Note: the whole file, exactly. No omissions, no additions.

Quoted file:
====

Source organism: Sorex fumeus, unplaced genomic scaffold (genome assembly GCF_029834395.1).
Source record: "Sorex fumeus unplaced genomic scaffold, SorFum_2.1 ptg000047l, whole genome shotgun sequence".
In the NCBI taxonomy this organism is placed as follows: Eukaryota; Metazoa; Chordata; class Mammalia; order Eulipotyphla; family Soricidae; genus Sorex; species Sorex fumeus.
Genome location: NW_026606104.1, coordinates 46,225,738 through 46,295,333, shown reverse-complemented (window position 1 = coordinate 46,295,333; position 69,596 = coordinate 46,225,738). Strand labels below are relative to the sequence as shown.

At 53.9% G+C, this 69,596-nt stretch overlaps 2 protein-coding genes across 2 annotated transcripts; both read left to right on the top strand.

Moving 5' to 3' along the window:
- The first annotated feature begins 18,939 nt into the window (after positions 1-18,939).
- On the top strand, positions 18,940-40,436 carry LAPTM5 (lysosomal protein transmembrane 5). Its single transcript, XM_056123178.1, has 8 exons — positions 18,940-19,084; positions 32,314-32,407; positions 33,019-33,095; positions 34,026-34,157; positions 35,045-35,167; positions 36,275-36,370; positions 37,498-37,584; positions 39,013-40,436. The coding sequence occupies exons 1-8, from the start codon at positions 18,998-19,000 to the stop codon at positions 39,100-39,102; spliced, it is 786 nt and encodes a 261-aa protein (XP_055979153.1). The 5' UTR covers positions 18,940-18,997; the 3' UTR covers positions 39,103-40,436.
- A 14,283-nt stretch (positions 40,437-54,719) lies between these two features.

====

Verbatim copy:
Source organism: Sorex fumeus, unplaced genomic scaffold (genome assembly GCF_029834395.1).
Source record: "Sorex fumeus unplaced genomic scaffold, SorFum_2.1 ptg000047l, whole genome shotgun sequence".
In the NCBI taxonomy this organism is placed as follows: Eukaryota; Metazoa; Chordata; class Mammalia; order Eulipotyphla; family Soricidae; genus Sorex; species Sorex fumeus.
Genome location: NW_026606104.1, coordinates 46,225,738 through 46,295,333, shown reverse-complemented (window position 1 = coordinate 46,295,333; position 69,596 = coordinate 46,225,738). Strand labels below are relative to the sequence as shown.

At 53.9% G+C, this 69,596-nt stretch overlaps 2 protein-coding genes across 2 annotated transcripts; both read left to right on the top strand.

Moving 5' to 3' along the window:
- The first annotated feature begins 18,939 nt into the window (after positions 1-18,939).
- On the top strand, positions 18,940-40,436 carry LAPTM5 (lysosomal protein transmembrane 5). Its single transcript, XM_056123178.1, has 8 exons — positions 18,940-19,084; positions 32,314-32,407; positions 33,019-33,095; positions 34,026-34,157; positions 35,045-35,167; positions 36,275-36,370; positions 37,498-37,584; positions 39,013-40,436. The coding sequence occupies exons 1-8, from the start codon at positions 18,998-19,000 to the stop codon at positions 39,100-39,102; spliced, it is 786 nt and encodes a 261-aa protein (XP_055979153.1). The 5' UTR covers positions 18,940-18,997; the 3' UTR covers positions 39,103-40,436.
- A 14,283-nt stretch (positions 40,437-54,719) lies between these two features.